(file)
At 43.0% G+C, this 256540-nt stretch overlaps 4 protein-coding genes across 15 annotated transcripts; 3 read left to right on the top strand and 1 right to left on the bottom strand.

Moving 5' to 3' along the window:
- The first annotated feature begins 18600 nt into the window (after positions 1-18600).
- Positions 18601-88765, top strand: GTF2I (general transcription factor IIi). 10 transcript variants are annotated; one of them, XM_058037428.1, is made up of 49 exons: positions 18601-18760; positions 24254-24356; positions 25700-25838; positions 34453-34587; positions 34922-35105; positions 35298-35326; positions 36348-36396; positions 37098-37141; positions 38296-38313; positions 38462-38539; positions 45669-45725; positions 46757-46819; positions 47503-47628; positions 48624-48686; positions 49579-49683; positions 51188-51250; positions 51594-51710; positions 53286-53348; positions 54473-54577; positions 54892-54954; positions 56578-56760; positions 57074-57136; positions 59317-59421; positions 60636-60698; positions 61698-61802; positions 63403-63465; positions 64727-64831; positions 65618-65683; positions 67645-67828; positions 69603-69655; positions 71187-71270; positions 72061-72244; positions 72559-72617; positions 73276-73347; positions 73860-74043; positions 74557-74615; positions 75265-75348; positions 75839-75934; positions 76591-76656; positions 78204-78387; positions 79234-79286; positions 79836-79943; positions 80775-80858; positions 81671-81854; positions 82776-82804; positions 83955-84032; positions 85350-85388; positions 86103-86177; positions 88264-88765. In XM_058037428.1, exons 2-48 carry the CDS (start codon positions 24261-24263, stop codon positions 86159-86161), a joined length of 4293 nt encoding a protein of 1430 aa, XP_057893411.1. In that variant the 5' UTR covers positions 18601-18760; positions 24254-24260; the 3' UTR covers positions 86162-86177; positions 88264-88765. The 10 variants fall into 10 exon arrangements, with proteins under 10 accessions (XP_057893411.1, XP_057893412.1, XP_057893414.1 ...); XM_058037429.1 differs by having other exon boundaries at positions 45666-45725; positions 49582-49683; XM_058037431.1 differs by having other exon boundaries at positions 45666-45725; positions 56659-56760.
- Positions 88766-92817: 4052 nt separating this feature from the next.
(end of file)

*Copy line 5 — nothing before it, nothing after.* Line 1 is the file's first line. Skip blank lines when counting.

- Positions 88766-92817: 4052 nt separating this feature from the next.